Gamelan has nothing to do with games or LAN. GAHM-eh-lahn.

What is a Gamelan?

A Gamelan is a Javanese orchestra. Often, it is used with the Javanese shadow puppet theater. It contains a wide variety of Orff-like instruments:


To play the melody (in order of decreasing pitch):
  • Picking
  • Saron (one octave lower than Picking)
  • Demung (one octave lower than Saron)
  • Slenthem (suspended metallophone--lowest instrument)
To play the variations:

Horizontal Gongs

To play the variations:
  • Bonang Barung
  • Bonang Penerus
To back up and punctuate the melody:
  • Kenong (lower pitch than Bonangs)
  • Kempul (several gongs of varying sizes)

Other Instruments

  • Ciblon--hand drum (directs the whole orchestra)
  • Suling--flute
  • Gambang--xylophone
  • Rebab--stringed instrument (like a strangely-tuned cello)
A singer may accompany the Gamelan, as well.

How is it written?

Javanese Gamelan Notation for Gamelan instruments with tone (xylophone-like instruments, voice, etc.) looks something like this:

[ . 3 4 .     1 2 . 2    4 4 5 .
  4 6 1 .     . 3 3 4    3 4 4 3 ]*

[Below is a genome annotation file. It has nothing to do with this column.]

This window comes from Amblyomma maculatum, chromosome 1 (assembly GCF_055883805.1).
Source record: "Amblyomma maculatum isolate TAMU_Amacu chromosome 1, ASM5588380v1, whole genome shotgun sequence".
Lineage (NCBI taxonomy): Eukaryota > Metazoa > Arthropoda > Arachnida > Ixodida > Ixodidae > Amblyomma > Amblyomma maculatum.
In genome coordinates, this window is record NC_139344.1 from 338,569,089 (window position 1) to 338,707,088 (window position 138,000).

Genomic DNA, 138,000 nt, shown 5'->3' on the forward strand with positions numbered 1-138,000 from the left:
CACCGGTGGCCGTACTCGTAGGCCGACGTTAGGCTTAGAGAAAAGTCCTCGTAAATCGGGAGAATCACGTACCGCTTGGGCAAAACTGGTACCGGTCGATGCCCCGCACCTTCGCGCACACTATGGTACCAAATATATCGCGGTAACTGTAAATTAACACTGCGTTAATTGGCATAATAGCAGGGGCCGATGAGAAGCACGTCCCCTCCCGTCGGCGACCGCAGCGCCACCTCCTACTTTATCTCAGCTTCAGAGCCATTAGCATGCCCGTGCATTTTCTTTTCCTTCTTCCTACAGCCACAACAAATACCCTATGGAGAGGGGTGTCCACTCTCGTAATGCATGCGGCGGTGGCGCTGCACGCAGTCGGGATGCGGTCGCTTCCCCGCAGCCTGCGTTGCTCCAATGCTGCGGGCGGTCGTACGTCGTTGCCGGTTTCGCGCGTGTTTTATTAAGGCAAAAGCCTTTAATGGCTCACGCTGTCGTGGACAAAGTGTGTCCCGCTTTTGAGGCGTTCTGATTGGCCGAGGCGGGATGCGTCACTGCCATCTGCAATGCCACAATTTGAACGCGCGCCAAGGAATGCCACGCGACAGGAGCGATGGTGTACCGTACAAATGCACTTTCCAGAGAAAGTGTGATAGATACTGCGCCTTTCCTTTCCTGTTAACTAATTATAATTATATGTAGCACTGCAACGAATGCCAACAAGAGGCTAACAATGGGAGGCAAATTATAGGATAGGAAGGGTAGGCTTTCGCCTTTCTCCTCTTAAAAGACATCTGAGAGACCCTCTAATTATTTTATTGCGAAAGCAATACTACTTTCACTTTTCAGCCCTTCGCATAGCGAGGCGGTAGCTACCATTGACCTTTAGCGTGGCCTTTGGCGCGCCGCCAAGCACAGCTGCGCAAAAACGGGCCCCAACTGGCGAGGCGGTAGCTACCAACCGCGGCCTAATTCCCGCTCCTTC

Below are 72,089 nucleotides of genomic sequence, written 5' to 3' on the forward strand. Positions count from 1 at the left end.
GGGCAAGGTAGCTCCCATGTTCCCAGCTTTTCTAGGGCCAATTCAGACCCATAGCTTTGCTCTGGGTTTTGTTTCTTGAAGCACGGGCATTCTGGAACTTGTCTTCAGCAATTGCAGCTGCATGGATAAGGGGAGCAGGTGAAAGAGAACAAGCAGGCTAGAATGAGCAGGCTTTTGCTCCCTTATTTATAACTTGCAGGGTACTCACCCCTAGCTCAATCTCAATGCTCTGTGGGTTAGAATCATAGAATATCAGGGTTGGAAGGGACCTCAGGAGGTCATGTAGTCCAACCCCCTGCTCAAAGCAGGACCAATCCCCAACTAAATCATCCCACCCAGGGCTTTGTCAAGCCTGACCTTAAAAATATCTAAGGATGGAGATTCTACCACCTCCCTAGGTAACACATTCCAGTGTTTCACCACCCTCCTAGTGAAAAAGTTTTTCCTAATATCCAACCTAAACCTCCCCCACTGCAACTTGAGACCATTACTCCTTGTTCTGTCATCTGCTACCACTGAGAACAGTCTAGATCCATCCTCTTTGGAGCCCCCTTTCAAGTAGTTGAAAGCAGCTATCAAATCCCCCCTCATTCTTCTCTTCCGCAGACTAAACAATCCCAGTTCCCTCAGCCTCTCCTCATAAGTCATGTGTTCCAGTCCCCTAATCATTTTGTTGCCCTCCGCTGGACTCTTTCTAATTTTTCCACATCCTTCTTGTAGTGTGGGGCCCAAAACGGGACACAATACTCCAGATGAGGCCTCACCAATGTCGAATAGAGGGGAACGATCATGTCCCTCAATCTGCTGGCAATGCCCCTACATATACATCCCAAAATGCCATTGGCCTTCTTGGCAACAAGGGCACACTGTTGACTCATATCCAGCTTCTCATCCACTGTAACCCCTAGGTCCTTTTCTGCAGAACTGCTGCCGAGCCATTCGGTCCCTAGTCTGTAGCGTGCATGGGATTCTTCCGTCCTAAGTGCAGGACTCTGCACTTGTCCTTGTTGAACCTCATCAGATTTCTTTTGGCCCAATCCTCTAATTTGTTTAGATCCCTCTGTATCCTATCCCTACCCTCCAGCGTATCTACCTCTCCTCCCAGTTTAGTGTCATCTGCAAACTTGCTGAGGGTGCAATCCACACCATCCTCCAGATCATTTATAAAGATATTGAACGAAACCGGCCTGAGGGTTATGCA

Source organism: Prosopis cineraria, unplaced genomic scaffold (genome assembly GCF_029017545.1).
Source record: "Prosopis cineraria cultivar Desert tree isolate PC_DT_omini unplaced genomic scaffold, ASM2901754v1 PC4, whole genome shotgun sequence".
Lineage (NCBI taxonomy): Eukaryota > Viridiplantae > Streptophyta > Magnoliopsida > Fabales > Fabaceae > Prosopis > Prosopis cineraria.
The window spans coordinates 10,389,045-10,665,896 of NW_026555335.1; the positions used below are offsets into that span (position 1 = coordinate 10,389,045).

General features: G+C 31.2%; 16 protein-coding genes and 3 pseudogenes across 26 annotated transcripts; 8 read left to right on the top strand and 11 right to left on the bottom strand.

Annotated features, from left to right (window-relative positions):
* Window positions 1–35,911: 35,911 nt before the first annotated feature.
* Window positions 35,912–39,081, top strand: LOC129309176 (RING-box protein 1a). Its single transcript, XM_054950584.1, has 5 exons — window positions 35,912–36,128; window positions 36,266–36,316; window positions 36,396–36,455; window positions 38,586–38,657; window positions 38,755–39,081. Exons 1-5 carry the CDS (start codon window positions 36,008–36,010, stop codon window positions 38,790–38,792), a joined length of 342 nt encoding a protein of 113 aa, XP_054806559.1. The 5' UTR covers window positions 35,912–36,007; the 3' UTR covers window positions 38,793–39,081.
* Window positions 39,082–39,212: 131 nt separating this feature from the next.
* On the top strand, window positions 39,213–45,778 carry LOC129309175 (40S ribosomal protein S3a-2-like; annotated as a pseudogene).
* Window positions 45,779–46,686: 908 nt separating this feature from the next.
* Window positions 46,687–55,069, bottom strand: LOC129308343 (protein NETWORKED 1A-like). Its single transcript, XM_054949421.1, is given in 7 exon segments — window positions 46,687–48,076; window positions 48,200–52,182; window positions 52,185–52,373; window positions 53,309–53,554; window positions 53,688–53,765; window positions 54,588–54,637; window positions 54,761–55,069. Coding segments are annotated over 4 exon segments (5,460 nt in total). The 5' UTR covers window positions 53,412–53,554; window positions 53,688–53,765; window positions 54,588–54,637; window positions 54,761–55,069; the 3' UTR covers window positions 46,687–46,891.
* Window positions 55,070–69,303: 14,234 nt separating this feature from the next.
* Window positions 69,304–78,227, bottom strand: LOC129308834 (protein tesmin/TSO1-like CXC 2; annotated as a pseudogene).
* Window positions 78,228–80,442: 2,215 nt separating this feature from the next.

...only so much MORE so.

(Note: If you happen to be in a gamelan, don't try to play that, because it won't sound good. I just made it up off the top of my head. It's not actually a song.)

If you want tons of actual Gamelan notation in PDF format, check out <>.

How do I read it?

The numbers tell what note of the scale to play. Their order tells when.


There are two main types of tunings, as follows:
           1       2       3       4       5       6       7
Slendro:   C#   D 1.5#     F#           G 1.5#     B
Pelog:     D#      E       F#   G 1.5#     A#      B      C .5#

D 1.5# means D# (D plus 1/2-step) plus an additional half # (1/4-step).

These European-style notes are only approximate. In fact, Gamelan are only tuned to themselves. Therefore, different Gamelan cannot share instruments.

The Slendro scale is actually pentatonic, although it is numbered up to "6". (The European scale is heptatonic, like the Pelog scale.) There is no note "4", for some reason--once again, I'm not sure why.

What does it sound like?

Discordant, complex, rich, and extremely unique. A bit of advice--and I'm dead serious--bring ear plugs if you ever go to hear a Gamelan. It can deafen you otherwise, and you'll still be able to hear it.

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